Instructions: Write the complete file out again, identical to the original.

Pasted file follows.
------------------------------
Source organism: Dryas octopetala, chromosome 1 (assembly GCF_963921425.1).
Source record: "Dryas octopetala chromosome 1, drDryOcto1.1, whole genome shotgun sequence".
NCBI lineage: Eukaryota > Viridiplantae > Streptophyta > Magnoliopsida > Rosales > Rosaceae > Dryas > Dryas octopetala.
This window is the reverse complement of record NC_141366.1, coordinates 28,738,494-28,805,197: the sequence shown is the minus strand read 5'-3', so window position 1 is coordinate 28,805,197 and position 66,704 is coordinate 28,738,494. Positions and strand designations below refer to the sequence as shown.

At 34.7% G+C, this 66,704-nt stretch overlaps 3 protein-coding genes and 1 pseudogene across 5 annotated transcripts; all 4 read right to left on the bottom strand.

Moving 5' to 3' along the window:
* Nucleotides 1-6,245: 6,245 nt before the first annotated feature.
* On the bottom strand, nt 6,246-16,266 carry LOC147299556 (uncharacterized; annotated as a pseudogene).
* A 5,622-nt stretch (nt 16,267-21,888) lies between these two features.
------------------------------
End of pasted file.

Source organism: Dryas octopetala, chromosome 1 (assembly GCF_963921425.1).
Source record: "Dryas octopetala chromosome 1, drDryOcto1.1, whole genome shotgun sequence".
NCBI lineage: Eukaryota > Viridiplantae > Streptophyta > Magnoliopsida > Rosales > Rosaceae > Dryas > Dryas octopetala.
This window is the reverse complement of record NC_141366.1, coordinates 28,738,494-28,805,197: the sequence shown is the minus strand read 5'-3', so window position 1 is coordinate 28,805,197 and position 66,704 is coordinate 28,738,494. Positions and strand designations below refer to the sequence as shown.

At 34.7% G+C, this 66,704-nt stretch overlaps 3 protein-coding genes and 1 pseudogene across 5 annotated transcripts; all 4 read right to left on the bottom strand.

Moving 5' to 3' along the window:
* Nucleotides 1-6,245: 6,245 nt before the first annotated feature.
* On the bottom strand, nt 6,246-16,266 carry LOC147299556 (uncharacterized; annotated as a pseudogene).
* A 5,622-nt stretch (nt 16,267-21,888) lies between these two features.